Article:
Question: Petrinism, and specifically Paulism's (?) reunion with it

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billd89
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Question: Petrinism, and specifically Paulism's (?) reunion with it

Post by billd89 » Fri Oct 09, 2020 7:18 pm

Can someone clarify this point, from Moriz Friedländer’s “La Secte de Melchisédec et l'Épître aux Hébreux” in Revue des Études Juives Vol. 5 (1882), Part 1: p.14

L'Eglise peut avoir parfaitement raison de dire que leur hérésie se prévalait de l'Épître aux Hébreux; mais il n'est nullement prouvé de là que les Melchisédéciens n'auraient pas existé sans l'appui de cette Épître. Cette secte, en effet, avait pu exister, sans être une secte dissidente du christianisme, ou bien parce qu'elle n'avait encore aucun rapport avec lui et qu'elle ne s'en rapprocha que grâce à l'Épître aux Hébreux, ou bien, ce qui est plus probable, parce que, appartenant tout d'abord au parti du gnosticisme paulinien, elle ne devint hérétique que lorsqu'elle abandonna les doctrines du paulinisme au moment où il cessa de pousser en avant et se rapprocha du pétrinisme pour s'allier avec lui. L'Épître aux Hébreux marquerait ainsi la frontière où le melchisédécisme se sépare du paulinisme et devient hérétique.

My trans:
The Church may be perfectly right saying their {viz. Melchizedeks'} heresy predominated in the Epistle to the Hebrews; but it is by no means proven there that Melchizedekians would not have existed without support of this Epistle. In effect, this sect had been able to exist without being a dissident sect of Christianity, or else because it still had no connection and that it had only approached Christianity through Epistle to the Hebrews. Or else – which is more probable – because, belonging first of all to the party of Pauline Gnosticism, the sect only became heretical when it abandoned the doctrines of Paulism at the moment when it ceased to advance progressively and approached Petrinism, to ally with it. Epistle to the Hebrews would thus mark the border where Melchizedekism separates from Paulism and becomes heretical.

Implicitly here, Paulism ceased to push forward and - instead - returns to, or draws near again to Petrinism ... or is Melchizedekism abandoning Paulism to become Petrist? (I'm abit lost in the clauses, uncertain what's meant.) Allied when, exactly? The word "Petrinism" doesn't even appear on this forum (until now), and Google is not my friend. While I might guess what is meant and when, is there a more exact source besides Baur auf deutsche? I'm an amateur so a simple explanation would suffice.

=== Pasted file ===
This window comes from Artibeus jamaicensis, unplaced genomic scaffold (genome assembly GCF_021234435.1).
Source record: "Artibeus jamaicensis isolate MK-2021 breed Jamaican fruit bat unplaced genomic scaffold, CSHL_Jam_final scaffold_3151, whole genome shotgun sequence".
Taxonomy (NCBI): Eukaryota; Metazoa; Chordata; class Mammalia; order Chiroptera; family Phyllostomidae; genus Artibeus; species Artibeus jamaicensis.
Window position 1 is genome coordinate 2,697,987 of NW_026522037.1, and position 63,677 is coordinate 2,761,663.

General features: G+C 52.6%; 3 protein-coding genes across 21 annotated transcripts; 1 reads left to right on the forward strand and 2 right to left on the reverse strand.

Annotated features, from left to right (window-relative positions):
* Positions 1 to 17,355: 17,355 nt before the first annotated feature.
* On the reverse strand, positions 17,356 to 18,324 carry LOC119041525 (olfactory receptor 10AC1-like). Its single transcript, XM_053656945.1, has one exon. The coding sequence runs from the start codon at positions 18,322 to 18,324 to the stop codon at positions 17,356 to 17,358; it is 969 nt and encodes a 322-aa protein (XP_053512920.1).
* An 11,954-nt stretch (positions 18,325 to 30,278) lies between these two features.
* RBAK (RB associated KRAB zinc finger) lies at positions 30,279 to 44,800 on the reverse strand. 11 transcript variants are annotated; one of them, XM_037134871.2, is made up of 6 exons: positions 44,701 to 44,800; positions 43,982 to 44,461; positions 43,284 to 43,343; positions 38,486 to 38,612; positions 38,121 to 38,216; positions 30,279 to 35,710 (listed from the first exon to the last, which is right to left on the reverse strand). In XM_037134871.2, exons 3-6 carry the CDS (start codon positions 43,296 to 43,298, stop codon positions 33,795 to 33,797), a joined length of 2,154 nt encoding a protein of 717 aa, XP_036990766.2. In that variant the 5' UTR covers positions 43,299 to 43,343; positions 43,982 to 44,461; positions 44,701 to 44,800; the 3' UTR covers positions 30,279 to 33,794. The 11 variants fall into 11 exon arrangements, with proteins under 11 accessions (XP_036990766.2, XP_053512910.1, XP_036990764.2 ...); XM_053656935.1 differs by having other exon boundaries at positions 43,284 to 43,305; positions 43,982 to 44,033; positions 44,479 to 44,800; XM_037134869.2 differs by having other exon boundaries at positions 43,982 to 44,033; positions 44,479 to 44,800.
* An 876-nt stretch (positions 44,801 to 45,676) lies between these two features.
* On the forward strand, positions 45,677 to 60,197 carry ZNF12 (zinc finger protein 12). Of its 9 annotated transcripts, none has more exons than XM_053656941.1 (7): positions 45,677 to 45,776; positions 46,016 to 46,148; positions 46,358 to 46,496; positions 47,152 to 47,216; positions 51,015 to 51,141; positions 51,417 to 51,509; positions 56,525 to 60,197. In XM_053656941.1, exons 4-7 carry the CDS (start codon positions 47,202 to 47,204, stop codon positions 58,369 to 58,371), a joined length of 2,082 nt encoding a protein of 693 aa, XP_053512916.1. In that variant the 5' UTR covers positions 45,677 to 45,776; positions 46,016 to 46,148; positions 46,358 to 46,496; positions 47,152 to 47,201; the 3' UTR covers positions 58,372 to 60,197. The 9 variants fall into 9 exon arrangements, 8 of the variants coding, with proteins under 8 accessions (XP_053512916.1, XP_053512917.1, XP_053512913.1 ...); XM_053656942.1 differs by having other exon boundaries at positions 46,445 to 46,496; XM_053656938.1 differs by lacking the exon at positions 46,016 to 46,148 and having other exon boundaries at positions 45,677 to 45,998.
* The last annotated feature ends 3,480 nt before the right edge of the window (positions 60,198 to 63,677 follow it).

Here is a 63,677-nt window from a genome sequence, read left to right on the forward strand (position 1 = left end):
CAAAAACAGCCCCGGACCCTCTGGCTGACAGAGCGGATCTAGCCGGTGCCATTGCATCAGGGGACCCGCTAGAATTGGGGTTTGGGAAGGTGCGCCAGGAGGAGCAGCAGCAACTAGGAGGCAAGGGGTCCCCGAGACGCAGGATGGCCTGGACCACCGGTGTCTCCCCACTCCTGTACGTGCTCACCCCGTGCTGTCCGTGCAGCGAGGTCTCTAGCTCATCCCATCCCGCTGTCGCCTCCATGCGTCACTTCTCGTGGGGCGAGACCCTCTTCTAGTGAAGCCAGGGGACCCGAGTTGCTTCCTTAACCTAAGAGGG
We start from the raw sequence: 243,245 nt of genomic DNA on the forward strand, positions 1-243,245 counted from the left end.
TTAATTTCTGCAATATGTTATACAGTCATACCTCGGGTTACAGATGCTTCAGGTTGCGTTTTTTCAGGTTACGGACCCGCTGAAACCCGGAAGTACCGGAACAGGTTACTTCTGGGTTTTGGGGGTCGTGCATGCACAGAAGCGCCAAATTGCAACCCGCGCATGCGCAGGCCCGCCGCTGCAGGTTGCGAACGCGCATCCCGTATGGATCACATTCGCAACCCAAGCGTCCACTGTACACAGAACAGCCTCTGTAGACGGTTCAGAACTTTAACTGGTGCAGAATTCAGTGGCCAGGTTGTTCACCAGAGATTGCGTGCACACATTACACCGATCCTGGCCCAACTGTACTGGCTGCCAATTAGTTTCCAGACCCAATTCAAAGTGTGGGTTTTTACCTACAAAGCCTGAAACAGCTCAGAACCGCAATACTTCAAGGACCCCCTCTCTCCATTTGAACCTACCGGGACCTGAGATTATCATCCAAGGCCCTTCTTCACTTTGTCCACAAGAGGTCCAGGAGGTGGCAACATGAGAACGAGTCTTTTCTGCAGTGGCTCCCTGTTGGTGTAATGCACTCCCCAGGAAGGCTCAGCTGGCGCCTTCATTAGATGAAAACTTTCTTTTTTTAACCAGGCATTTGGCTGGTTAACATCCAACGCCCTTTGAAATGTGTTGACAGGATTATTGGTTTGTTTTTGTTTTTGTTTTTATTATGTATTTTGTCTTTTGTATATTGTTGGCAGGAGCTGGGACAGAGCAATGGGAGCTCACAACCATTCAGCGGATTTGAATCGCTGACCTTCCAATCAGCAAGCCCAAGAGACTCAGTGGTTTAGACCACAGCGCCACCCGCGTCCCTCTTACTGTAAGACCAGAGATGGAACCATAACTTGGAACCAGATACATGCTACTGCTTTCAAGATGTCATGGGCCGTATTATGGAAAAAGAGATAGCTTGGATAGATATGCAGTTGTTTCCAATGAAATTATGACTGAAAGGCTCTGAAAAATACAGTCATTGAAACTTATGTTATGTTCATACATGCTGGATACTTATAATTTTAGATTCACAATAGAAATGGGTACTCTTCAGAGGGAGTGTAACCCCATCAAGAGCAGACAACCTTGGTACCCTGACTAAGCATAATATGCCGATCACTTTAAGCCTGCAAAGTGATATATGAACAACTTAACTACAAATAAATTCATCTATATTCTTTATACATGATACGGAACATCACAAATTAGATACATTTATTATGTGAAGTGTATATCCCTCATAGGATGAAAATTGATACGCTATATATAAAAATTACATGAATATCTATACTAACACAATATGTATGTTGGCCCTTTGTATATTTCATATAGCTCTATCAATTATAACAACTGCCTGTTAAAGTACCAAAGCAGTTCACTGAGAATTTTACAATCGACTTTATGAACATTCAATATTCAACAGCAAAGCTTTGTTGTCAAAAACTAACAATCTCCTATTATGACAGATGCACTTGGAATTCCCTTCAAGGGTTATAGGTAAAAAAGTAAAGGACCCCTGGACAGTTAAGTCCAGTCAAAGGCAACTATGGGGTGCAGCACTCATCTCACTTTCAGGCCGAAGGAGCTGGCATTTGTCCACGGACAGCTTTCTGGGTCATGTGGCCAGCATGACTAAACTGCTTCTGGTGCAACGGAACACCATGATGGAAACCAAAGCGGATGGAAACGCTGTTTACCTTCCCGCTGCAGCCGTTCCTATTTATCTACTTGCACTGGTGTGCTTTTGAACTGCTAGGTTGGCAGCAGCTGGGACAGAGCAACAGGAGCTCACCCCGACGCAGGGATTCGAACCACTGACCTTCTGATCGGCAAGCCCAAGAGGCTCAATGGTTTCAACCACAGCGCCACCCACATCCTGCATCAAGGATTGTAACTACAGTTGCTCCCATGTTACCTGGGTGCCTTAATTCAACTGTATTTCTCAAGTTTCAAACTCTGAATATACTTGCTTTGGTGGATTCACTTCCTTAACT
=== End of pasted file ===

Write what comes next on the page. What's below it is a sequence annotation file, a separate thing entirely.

(I presume Hebrews was originally written c.60 AD: the implication being that Melchizedekians 'slip' and their rejection of Paulism occurs sometime before Hebrews was written, say c.57 AD?)

Petrinism :(Christianity)
The Tübingen theory of F. C. Baur (1792-1860) and his school, of a doctrinal trend in primitive Christianity towards Judaism, ascribed to Peter and his party in opposition to Paulinism.


mlinssen
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Re: Question: Petrinism, and specifically Paulism's (?) reunion with it

Post by mlinssen » Fri Oct 09, 2020 11:02 pm

billd89 wrote:
Fri Oct 09, 2020 7:18 pm
Can someone clarify this point, from Moriz Friedländer’s “La Secte de Melchisédec et l'Épître aux Hébreux” in Revue des Études Juives Vol. 5 (1882), Part 1: p.14
Just quoting a part in order to get your attention / notification here. Your translation is pretty good but very wrong at essential points, alas

I'm Dutch, fluent in English and German, used to be fluent in French, Spanish and Portuguese, learned Latin and Greek at grammar school and taught myself Coptic in order to study Thomas - that's my context here

https://www.larousse.fr/conjugaison/fra ... aloir/7066

To benefit, se prévaloir. Heresy benefited from the letter to the Hebrews is what they say

I'll continue this later today, on mobile now and a bit difficult with only one small screen, but for now: it's all Passé simple, just about:

She didn't become heretic until when she abandoned the Pauline doctrines in the moment when she stopped advancing...

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Re: Question: Petrinism, and specifically Paulism's (?) reunion with it

Post by mlinssen » Fri Oct 09, 2020 11:40 pm

And ou bien ou bien is the same as either or, that will help I suppose

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billd89